Get Out Of Zone 1: South East London

Laura Reynolds
By Laura Reynolds Last edited 85 months ago
Get Out Of Zone 1: South East London
Severndroog Castle. Photo: Londonist

Done all the usual tourist attractions? Want to escape the centre of London and leave zone 1 for a few hours? Don't shoot us down just yet — take a look at what south east London has to offer (or browse south west London's offerings here, north east London's gems here or north west London's attractions here).

Chislehurst Caves

The biggest bomb shelter in London lies beneath the homes and streets of Chislehurst in the borough of Bromley. Fortunately it's not needed for those purposes these days, so the public is invited in to explore the 22 subterranean miles.

As well as sheltering 15,000 people in the second world war and storing ammunition in the first world war, they've hosted Doctor Who television shoots and concerts by the likes of Jimi Hendrix.

Take a guided tour of the caves to hear about the history and urban legends, and see the bar left over from the launch party of Led Zeppelin's Swan Song Record Label in 1974.

For anyone who's not keen on the dark, small spaces or loud noises, we'd advise giving this one a miss, but otherwise, it's a cheap and interesting day out without venturing out of London.

Chislehurst Caves are open Wednesdays to Sunday (plus Bank Holidays), with tours every hour on the hour 10am-4pm. Adult £6/child £4.

Eltham Palace

For a day of decadence, the Eltham Palace and Gardens is the place.

The 1930s mansion was owned and inhabited by the Courtaulds, a family whose pet lemur had his very own lemur deckchair on their sail boat.

Eltham Palace. Photo: English Heritage

Intrigued? Other nods to the Courtauld's decadent lifestyle include Lady Courtauld's walk-in wardrobe, one of the first showers to be installed in a residential house in England, and the Map Room where the family planned their foreign excursions (the faded grandeur of these recently rediscovered maps is charming).

Head outdoors to let off steam and explore the beautiful rose garden, moat and rock garden, with impressive views back towards the city skyline.

Eltham Palace and Gardens are open 10am-6pm Sunday to Thursdays, from 25 March until 30 September, when opening hours will scale back for winter. Admission: adult £13.60/concession £12.20/child £8.10/family £35.30.

Severndroog Castle

Lies, it's all lies. Severndroog Castle isn't really a castle at all, it's a folly. But it's a jolly good folly, and well worth a visit (we went), not least for the spectacular views over London.

Photo: Londonist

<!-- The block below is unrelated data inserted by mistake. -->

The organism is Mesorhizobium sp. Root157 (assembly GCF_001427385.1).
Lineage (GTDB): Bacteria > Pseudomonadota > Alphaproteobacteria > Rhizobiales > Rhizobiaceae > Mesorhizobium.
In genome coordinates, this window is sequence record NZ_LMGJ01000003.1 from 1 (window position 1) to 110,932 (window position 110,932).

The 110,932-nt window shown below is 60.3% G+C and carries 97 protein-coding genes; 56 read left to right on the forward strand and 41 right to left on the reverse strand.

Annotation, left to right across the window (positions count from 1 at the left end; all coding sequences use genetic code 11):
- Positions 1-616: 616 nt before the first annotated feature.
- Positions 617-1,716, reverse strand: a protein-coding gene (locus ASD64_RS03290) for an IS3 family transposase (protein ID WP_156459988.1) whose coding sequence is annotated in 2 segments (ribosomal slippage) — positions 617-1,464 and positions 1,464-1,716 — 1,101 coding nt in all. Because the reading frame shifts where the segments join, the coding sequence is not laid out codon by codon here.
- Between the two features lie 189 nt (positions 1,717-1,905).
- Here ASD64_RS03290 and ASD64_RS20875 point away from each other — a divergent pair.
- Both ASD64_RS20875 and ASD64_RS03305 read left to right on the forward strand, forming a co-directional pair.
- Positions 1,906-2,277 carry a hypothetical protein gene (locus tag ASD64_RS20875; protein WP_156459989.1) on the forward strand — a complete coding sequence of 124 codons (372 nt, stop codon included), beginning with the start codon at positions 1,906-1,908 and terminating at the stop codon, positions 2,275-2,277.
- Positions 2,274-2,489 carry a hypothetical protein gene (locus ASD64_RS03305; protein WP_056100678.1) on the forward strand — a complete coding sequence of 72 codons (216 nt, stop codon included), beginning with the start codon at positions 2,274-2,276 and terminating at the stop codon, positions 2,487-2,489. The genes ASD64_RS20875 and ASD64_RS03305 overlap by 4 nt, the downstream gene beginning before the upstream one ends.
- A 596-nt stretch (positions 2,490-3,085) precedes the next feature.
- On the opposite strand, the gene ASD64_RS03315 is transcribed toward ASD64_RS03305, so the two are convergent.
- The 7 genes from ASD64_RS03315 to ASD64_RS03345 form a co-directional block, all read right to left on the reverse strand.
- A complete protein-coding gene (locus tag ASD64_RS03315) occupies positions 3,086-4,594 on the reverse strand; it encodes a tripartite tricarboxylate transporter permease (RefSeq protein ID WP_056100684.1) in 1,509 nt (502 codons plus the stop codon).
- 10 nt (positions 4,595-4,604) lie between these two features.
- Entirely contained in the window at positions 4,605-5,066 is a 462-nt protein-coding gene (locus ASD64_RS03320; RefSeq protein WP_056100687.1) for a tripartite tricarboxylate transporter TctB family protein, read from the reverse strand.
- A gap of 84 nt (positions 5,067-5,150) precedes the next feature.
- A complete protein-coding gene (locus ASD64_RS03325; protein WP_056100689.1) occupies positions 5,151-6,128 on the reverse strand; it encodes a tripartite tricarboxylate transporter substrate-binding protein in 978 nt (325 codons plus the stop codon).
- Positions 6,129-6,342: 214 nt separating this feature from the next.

Situated close to Eltham Common, the tower reopened to the public in the last few years. Today, a ground floor tearoom welcomes visitors, giving way to the spiral staircase which leads up to the first and second floors, a single, treasure-filled room on each floor.

Finally, the piece de resistance, the roof. From here, it is claimed, that you can see seven counties — including as far as Windsor Castle — on a particularly clear day. Even on a hazy day, the location offers an unusual perspective of London.

Severndroog Castle is open Thursday, Friday and Sunday, 12.30pm-4.30pm. Adult £2.50/child £2.

Hall Place & Gardens

Bexley's Hall Place is a Tudor house surrounded by formal gardens which can be explored by the public. It's set on the banks of the River Cray.

Hall Place & Gardens

Inside is a museum which showcases the history of the house. The visitor centre, separate from the house, is home to a cafe, and the Stables Gallery, which showcases work by local artists.

There's plenty to see in the gardens — the topiary (above) is particularly worth a mention.

Hall Place is open every day, 10am-5pm. The gardens are open every day, 9am-dusk. Admission: adult £10/concession £8/under 5s free. Gardens, visitor centre and cafe are free to visit.

Down House

Down House, where Charles Darwin lived from 1838 until 1887, is close to Biggin Hill Airport in the borough of Bromley.

It's where he did much of his research, wrote On The Origin Of The Species, and dealt with much of the criticism his work earned him at the time.

Down House. Photo: English Heritage

Today Down House is owned by English Heritage, meaning you can spend a day poking around in Darwin's study, walking in the garden that inspired him, or taking a tour around other rooms in the house, narrated by Sir David Attenborough.

Down House is open every day 10am-6pm, from 25 March until 30 September, when opening hours will scale back for winter. Admission:  adult £11.10/concession £10/child £6.70/family £28.90.

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Last Updated 24 October 2016